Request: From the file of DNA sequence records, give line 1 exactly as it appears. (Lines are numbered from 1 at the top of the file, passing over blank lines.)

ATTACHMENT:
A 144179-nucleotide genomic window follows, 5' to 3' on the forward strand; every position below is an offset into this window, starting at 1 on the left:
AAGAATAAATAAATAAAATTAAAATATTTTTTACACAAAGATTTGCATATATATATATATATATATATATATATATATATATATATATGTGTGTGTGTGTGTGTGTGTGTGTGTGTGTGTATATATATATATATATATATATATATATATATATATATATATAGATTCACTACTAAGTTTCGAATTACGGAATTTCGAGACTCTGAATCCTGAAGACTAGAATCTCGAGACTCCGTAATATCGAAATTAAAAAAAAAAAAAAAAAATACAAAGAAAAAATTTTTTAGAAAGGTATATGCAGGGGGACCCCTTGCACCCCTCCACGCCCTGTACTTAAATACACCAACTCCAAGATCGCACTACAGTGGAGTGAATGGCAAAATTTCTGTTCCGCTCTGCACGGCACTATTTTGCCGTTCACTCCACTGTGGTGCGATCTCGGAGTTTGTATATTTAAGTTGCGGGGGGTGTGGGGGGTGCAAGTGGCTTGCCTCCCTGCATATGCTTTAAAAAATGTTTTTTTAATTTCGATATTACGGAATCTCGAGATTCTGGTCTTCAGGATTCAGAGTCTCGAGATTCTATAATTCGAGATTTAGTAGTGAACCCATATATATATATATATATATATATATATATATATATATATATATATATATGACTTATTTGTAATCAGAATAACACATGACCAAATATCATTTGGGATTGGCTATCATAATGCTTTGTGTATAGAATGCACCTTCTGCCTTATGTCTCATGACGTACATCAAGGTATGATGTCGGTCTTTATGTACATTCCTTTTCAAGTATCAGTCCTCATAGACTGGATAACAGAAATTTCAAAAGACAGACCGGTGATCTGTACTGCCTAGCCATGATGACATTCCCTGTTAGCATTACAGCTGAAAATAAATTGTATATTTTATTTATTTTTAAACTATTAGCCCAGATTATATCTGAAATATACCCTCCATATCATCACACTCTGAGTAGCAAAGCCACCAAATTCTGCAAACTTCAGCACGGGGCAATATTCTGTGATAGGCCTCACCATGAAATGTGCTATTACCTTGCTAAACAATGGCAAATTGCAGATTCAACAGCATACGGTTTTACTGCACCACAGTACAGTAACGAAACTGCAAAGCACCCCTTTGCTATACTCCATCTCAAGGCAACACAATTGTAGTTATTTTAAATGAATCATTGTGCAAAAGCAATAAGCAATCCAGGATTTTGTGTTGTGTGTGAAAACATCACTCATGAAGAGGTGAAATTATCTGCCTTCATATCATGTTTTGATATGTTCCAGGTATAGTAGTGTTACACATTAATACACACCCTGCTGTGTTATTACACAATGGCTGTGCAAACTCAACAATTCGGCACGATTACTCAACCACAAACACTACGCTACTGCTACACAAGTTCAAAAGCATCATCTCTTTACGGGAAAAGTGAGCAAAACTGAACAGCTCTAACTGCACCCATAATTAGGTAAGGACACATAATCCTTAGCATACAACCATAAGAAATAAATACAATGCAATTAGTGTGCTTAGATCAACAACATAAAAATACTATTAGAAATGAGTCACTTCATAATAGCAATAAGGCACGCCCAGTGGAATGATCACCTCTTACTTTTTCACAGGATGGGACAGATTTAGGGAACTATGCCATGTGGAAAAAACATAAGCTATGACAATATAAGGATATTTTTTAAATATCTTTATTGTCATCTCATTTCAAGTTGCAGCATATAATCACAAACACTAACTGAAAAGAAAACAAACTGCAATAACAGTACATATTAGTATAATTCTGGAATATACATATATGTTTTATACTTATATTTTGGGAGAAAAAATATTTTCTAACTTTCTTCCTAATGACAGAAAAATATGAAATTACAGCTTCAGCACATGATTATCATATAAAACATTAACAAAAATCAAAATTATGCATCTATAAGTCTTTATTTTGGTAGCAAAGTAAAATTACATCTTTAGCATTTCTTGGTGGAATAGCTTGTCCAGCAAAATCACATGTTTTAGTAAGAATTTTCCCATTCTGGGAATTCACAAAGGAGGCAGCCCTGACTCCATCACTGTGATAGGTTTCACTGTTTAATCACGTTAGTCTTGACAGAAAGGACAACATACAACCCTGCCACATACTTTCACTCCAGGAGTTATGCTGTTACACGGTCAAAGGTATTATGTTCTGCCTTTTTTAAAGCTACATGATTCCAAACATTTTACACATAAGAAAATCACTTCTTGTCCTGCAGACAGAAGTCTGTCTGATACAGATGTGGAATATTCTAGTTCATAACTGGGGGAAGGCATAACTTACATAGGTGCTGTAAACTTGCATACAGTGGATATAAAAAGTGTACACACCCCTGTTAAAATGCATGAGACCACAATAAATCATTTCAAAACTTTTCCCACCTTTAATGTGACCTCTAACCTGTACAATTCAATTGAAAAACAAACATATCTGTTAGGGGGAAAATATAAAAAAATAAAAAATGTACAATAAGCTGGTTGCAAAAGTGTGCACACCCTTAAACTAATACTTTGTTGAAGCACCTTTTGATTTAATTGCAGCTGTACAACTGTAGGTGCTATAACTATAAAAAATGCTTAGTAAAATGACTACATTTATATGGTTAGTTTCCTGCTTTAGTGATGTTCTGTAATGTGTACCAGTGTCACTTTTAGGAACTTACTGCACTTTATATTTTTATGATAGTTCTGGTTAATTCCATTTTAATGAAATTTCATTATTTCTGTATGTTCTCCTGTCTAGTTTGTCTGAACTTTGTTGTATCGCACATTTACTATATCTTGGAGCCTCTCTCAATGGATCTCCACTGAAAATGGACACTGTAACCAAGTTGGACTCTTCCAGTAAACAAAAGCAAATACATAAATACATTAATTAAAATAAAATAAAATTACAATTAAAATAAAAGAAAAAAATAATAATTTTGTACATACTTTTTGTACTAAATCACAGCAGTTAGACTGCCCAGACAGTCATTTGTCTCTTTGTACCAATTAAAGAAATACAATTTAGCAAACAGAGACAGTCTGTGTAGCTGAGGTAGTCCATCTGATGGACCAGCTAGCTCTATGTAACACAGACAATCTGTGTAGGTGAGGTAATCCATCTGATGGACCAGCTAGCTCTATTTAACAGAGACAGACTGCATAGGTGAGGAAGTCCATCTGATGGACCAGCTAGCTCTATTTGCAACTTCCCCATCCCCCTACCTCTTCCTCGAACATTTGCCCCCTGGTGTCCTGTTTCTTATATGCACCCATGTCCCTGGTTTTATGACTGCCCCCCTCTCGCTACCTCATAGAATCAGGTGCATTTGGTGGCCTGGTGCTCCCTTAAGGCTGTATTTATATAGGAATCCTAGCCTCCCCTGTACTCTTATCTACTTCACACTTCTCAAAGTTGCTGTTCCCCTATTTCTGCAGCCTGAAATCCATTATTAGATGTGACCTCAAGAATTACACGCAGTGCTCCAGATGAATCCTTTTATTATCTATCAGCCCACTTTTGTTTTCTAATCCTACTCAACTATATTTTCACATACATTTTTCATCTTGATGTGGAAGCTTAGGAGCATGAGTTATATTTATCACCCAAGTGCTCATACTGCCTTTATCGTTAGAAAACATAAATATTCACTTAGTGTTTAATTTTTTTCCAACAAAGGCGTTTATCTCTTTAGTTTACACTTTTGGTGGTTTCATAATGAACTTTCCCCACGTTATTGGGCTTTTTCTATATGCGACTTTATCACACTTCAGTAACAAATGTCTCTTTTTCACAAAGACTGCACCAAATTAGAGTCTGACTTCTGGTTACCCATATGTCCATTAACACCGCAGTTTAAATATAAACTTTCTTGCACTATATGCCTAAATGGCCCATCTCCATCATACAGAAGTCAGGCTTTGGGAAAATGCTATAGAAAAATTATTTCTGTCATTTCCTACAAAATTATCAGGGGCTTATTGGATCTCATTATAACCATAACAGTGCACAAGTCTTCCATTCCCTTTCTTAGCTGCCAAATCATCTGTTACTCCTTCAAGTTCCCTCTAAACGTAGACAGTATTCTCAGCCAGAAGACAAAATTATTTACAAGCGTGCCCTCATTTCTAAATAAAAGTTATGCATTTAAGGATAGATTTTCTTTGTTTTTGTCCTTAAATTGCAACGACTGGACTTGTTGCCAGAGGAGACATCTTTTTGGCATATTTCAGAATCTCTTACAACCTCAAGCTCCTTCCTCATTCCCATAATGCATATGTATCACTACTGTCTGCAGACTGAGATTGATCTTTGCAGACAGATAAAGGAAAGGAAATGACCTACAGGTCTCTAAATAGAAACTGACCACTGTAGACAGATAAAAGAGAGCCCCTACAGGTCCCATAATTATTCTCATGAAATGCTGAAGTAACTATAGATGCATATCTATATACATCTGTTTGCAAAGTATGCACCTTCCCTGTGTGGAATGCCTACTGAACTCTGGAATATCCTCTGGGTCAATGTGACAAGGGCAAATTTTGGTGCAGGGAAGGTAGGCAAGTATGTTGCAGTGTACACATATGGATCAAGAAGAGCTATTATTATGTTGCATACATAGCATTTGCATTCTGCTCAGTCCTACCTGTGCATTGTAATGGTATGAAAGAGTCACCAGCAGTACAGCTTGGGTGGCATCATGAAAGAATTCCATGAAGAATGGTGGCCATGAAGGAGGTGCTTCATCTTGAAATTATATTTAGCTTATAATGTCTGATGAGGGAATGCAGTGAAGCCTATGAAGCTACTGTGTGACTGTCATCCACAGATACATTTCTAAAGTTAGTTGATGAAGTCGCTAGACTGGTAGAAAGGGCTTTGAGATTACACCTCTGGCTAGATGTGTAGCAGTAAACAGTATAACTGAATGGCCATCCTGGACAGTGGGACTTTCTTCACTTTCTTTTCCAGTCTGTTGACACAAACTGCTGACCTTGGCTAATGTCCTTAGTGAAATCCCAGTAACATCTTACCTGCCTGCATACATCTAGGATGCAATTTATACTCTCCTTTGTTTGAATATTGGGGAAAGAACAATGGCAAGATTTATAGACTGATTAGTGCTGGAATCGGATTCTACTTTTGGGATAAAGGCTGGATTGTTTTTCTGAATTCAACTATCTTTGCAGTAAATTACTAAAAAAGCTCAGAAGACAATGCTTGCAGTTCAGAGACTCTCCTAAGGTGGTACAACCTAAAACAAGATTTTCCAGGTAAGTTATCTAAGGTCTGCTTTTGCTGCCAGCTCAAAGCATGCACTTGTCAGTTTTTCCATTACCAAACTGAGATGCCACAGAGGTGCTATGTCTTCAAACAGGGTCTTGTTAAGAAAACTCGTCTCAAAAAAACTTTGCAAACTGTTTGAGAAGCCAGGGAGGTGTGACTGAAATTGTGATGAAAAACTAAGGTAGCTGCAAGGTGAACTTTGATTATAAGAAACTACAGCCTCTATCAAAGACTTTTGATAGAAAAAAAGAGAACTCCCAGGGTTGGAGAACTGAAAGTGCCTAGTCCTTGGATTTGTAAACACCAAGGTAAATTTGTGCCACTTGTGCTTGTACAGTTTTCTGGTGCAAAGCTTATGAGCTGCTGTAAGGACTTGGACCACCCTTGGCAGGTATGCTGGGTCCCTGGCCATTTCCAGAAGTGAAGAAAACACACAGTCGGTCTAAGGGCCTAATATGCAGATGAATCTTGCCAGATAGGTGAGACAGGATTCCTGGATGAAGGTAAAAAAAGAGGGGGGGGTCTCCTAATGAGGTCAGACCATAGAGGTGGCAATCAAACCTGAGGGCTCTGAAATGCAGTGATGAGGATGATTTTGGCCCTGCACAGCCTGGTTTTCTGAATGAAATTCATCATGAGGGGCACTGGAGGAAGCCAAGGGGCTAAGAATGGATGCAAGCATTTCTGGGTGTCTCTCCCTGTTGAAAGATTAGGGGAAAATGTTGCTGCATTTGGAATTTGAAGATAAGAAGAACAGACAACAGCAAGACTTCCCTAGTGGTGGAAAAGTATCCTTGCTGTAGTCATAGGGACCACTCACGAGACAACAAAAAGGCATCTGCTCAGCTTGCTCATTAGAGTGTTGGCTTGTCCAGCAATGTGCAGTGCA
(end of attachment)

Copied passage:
A 144179-nucleotide genomic window follows, 5' to 3' on the forward strand; every position below is an offset into this window, starting at 1 on the left: